The PRA's Fastest Growing Firms Thematic: key themes and actions for banks

24 June 2019

On 12 June the PRA fed back to firms on their “fast growing firms” (FGF) thematic, which has involved 20 of the fastest growing UK challenger banks. The review raised concerns around how firms manage the interlinking facets of risk appetite, stress testing and business model. 

The PRA noted that most challenger banks were overly optimistic on the potential impact of a stress event, most notably under a market-wide stress in relation to – a) the impact on impairment rates; b) the ability to raise additional capital; and c) the ability to widen margins. Challenger banks are generally solely UK based and concentrated in niche markets and many have not weathered a financial downturn. Thus their risk management and stressed financial impacts are largely untested. The PRA found management often could not sufficiently explain the rationale behind the assumptions made within stress tests as well as management actions being then poorly defined and lacking appropriate trigger frameworks that may then hinder the ability of these firms to respond under a stress. These observations – particularly those on senior management oversight and the integration of stress testing into wider risk management – are largely consistent with those raised by the PRA in the early years of the Bank of England’s Concurrent Stress Test (‘CST’) undertaken by the large UK firms.

Similar themes were noted on risk appetite and oversight frameworks, which were generally viewed as under-developed. There were also concerns that forbearance practices in some cases may be masking true levels of arrears, and the general quality of MI was deemed insufficient to truly manage the risk within portfolios. Again, the lack of experience in dealing with a financial downturn through which to test and improve risk management practices was highlighted. 

Another common theme was the concentration of respondent firms in niche products that may be particularly exposed to economic downturns. To understand and mitigate this risk, firms have been asked to consider risk concentrations in their stress testing and provisioning models. This is not currently common practice and we believe this may present a fair degree of modelling complexity for firms.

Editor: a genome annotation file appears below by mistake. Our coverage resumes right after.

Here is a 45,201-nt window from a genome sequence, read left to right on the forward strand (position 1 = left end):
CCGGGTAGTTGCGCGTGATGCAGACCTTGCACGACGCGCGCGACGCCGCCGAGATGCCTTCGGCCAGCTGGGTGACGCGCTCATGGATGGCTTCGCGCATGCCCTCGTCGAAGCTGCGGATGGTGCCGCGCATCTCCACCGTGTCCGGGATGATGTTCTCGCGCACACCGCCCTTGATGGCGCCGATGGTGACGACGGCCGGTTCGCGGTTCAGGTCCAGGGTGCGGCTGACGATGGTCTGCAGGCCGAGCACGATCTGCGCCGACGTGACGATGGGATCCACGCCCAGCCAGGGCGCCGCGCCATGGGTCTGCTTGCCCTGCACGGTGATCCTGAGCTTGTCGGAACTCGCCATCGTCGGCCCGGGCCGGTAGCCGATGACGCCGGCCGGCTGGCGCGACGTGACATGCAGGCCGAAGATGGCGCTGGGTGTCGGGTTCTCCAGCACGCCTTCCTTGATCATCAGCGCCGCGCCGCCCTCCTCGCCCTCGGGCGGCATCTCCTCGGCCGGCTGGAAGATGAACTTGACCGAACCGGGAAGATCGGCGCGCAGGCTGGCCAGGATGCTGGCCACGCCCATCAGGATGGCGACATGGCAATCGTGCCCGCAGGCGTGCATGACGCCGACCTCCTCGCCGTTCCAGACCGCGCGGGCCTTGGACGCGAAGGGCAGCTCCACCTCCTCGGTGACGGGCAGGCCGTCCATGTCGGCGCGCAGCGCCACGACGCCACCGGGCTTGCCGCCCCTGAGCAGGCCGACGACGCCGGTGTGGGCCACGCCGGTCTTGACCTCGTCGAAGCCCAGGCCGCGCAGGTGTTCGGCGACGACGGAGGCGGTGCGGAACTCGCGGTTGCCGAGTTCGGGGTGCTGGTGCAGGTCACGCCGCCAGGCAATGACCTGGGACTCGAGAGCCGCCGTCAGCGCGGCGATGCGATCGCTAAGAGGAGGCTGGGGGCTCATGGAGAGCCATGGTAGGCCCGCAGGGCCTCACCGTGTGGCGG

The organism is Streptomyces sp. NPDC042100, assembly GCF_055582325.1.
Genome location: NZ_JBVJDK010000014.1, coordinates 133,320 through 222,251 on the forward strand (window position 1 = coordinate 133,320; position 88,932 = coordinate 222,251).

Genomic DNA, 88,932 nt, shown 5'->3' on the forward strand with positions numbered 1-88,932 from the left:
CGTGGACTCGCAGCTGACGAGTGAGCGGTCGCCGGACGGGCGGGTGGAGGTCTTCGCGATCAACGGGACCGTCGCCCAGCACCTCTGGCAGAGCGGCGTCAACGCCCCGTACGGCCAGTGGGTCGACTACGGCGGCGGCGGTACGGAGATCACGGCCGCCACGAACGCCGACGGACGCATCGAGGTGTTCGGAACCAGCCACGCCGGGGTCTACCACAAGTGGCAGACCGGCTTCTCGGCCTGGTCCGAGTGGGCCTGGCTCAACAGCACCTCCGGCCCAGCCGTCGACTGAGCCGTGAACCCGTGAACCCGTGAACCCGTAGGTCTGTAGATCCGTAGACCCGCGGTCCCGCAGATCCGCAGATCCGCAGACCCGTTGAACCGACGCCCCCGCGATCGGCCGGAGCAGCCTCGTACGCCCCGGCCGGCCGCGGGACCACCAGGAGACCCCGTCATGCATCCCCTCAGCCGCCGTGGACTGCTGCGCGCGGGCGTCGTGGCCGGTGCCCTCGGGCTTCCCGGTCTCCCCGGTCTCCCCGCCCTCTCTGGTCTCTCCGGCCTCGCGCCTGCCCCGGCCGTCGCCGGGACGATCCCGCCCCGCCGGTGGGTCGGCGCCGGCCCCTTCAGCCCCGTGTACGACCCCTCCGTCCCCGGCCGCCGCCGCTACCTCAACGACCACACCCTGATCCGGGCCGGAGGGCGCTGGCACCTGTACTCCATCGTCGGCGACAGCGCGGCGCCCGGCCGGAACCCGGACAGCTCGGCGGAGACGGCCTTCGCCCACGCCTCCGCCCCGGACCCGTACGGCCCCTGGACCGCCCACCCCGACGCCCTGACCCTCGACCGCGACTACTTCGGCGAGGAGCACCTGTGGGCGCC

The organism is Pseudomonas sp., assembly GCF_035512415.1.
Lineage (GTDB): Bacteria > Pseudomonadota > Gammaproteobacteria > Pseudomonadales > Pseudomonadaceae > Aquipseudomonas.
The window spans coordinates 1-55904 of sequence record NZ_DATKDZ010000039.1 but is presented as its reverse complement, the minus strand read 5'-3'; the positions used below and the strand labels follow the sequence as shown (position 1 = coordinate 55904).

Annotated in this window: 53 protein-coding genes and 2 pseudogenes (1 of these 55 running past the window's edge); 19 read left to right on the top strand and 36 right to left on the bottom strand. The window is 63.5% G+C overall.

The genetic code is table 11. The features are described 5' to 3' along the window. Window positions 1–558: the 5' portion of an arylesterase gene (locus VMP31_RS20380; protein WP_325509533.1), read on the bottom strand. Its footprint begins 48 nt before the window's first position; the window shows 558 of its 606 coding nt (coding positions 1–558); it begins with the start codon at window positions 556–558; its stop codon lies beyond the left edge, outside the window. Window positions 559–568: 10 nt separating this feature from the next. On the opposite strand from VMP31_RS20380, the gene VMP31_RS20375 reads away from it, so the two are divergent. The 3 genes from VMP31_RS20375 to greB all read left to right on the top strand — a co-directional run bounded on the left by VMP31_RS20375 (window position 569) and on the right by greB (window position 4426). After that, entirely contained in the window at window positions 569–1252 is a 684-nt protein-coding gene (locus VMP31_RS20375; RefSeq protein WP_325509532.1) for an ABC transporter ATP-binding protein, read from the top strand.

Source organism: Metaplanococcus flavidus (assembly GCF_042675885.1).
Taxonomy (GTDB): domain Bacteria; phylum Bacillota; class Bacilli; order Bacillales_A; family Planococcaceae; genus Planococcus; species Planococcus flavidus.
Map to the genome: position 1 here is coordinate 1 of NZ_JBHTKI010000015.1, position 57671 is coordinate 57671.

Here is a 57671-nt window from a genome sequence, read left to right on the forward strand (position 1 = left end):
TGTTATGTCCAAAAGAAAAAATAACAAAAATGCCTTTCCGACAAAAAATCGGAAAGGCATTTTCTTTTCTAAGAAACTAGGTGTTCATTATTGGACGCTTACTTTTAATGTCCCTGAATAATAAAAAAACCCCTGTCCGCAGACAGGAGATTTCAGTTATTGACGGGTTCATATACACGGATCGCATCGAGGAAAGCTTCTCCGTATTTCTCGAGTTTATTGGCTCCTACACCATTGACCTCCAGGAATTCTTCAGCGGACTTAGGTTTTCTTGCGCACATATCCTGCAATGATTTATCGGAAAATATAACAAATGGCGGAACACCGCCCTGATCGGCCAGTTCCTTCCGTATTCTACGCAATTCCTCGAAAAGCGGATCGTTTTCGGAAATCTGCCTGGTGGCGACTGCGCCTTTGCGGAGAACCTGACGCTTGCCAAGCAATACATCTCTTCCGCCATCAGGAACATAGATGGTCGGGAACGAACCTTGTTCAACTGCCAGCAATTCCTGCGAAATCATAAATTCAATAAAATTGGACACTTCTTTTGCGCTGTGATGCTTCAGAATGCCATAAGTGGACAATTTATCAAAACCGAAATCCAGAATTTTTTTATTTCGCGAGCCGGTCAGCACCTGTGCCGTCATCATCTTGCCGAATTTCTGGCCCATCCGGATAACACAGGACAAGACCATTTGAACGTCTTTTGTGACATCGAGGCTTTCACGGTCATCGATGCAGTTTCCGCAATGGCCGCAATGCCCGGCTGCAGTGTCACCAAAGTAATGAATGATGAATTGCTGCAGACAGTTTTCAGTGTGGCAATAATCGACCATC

On the liabilities side of the balance sheet, the PRA found that most firms in this group rely on price-sensitive retail deposits with little consideration of how changes in that funding market may impact the business model in future or under a stress event. This observation, combined with those noted above on the impact of market wide stress events, suggests a potential lack of understanding of all the risk drivers across the business on a BAU and stressed basis.

At PwC we have seen an increase in supervisory activity among small to mid tier banks focusing on risk management, risk appetite and stress testing in recent months and do not expect this to abate any time soon. All firms should look at the FGF letter and consider what action they should take. If you don’t already, its time to consider business model, risk appetite and stress testing more holistically. The issues noted are inter-related and iterative elements of a bigger risk management picture, of which the key regulatory documents (ICAAP, ILAAP, RRP) are just a snapshot. 

Stephanie Henderson-Begg | Director
Profile | Email | +44 (0)7711 562280



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